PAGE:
With Supreme Court hearing two cases, students rally, protest in front of courthouse
By Jenny Hottle and Alex Kirshner, senior staff writers
March 28, 2013
Originally posted on diamondbackonline.com
As a crowd gathered in front of the U.S. Supreme Court steps Tuesday morning, Ryan Heisinger couldn’t help but feel like part of history in the making.
For each protester holding a poster declaring, “Kids do best with a mom & a dad,” another three or four waved rainbow flags and held signs proudly proclaiming themselves as advocates of marriage equality. A man wearing a red baseball cap and scarf, Thos Shipley, showed off a new engagement ring — his partner proposed last week in Times Square, Shipley explained to nearby ralliers.
It was exhilarating to watch the morning unfold, said Heisinger, the Student Government Association academic affairs vice president.
“All different backgrounds of people are rallying around this cause — it’s really inspiring,” he said. “Maybe one day in our kids’ textbooks, there will be pictures of this rally.”
The senior English and history major was among the thousands of advocates — some of them students from this university — who rallied for same-sex marriage as the Supreme Court takes up two cases on the matter this week. Several hundred people also took to the streets in support of the two laws up for debate: California’s Proposition 8, which passed in 2008 and banned same-sex marriage in that state, and the Defense of Marriage Act, which federally defines marriage as being between a man and a woman.
The clash of ideologies was reflected inside the courtroom Tuesday and Wednesday as Supreme Court justices heard oral arguments over both cases and expressed strongly divided views on how they should rule. Some, such as Chief Justice John Roberts and Justice Antonin Scalia, remained steadfastly supportive of allowing states to dictate the legality of same-sex marriage, while others, such as Justice Sonia Sotomayor, suggested the time may not have been right to hear a case on Proposition 8 at all, according to several news reports. Meanwhile, several justices, like Anthony Kennedy, seemed to lean toward enforcing marriage equality.
This state became the first in the nation to affirm same-sex marriage by referendum on the state ballot in November. In the election, 73 percent of people who voted on the campus supported same-sex marriage on the state level. Now, supporters and protesters alike are keeping a close eye on the court as the justices hear arguments on the two cases.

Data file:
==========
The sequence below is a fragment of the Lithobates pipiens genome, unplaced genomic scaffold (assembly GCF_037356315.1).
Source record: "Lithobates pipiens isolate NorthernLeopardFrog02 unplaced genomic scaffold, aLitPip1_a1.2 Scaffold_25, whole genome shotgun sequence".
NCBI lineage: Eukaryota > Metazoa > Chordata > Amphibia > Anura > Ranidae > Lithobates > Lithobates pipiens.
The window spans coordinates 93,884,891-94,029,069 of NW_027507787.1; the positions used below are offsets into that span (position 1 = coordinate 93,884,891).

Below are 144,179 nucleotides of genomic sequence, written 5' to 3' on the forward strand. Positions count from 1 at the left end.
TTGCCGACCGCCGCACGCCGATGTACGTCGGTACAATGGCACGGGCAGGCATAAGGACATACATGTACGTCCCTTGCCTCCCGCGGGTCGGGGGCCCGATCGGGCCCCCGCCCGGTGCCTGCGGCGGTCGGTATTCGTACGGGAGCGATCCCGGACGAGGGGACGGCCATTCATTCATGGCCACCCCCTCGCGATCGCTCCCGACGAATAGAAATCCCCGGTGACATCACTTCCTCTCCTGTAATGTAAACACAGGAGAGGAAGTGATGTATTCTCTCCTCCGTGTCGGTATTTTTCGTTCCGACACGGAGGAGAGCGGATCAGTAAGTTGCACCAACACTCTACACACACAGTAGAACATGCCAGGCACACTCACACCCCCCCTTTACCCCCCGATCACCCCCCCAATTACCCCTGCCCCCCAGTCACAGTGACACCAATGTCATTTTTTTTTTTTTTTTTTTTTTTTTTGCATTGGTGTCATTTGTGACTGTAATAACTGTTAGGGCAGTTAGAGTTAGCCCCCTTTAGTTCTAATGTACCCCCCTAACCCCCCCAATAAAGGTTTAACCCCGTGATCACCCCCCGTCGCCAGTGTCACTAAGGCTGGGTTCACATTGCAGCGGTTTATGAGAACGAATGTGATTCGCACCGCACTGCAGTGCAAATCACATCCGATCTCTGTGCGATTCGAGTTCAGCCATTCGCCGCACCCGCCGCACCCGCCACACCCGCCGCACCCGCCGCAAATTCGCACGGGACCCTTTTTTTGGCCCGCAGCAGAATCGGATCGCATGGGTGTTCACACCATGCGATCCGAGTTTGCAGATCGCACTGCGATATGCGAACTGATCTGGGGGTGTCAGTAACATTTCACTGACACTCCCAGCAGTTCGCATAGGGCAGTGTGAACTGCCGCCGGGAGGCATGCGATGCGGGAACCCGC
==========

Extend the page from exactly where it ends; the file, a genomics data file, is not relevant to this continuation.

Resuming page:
“The bottom line is both legal and moral civil rights,” said Del. Bonnie Cullison (D-Montgomery). “In this country, we grant rights to our citizens that are defined in our laws, defined in our Constitution, defined in our Declaration of Independence.”
Politically speaking, the past month has been a momentous one for same-sex marriage.
Rob Portman, an Ohio Republican senator who had been publicly against it his entire life, announced his support for marriage equality after his son came out. Former Secretary of State Hillary Clinton followed suit days later in an online video release, with a slew of Democratic senators echoing their support afterwards.
“We’re at a point where we’ve crossed a line, so to speak,” said Luke Jensen, director of the university’s Lesbian, Gay, Bisexual and Transgender Equity Center. “The number of people who are below the age of 30 who support the availability of marriage for same-sex couples is overwhelming.”
Fifty-eight percent of Americans support the right to same-sex marriage, while 36 percent oppose it, according to a Washington Post-ABC News poll released last week. A decade ago, The Post noted, those numbers were nearly flipped exactly. Among younger Americans, the favorability rating was even higher.
“My inclination is to say that [now] is a turning point, and I think the turning point was actually the fact that it was on the ballot and passed in the ballot in three states,” Cullison said. Last November, Maine and Washington state also upheld referendums on the issue, and Minnesota rejected a constitutional ban on same-sex marriages.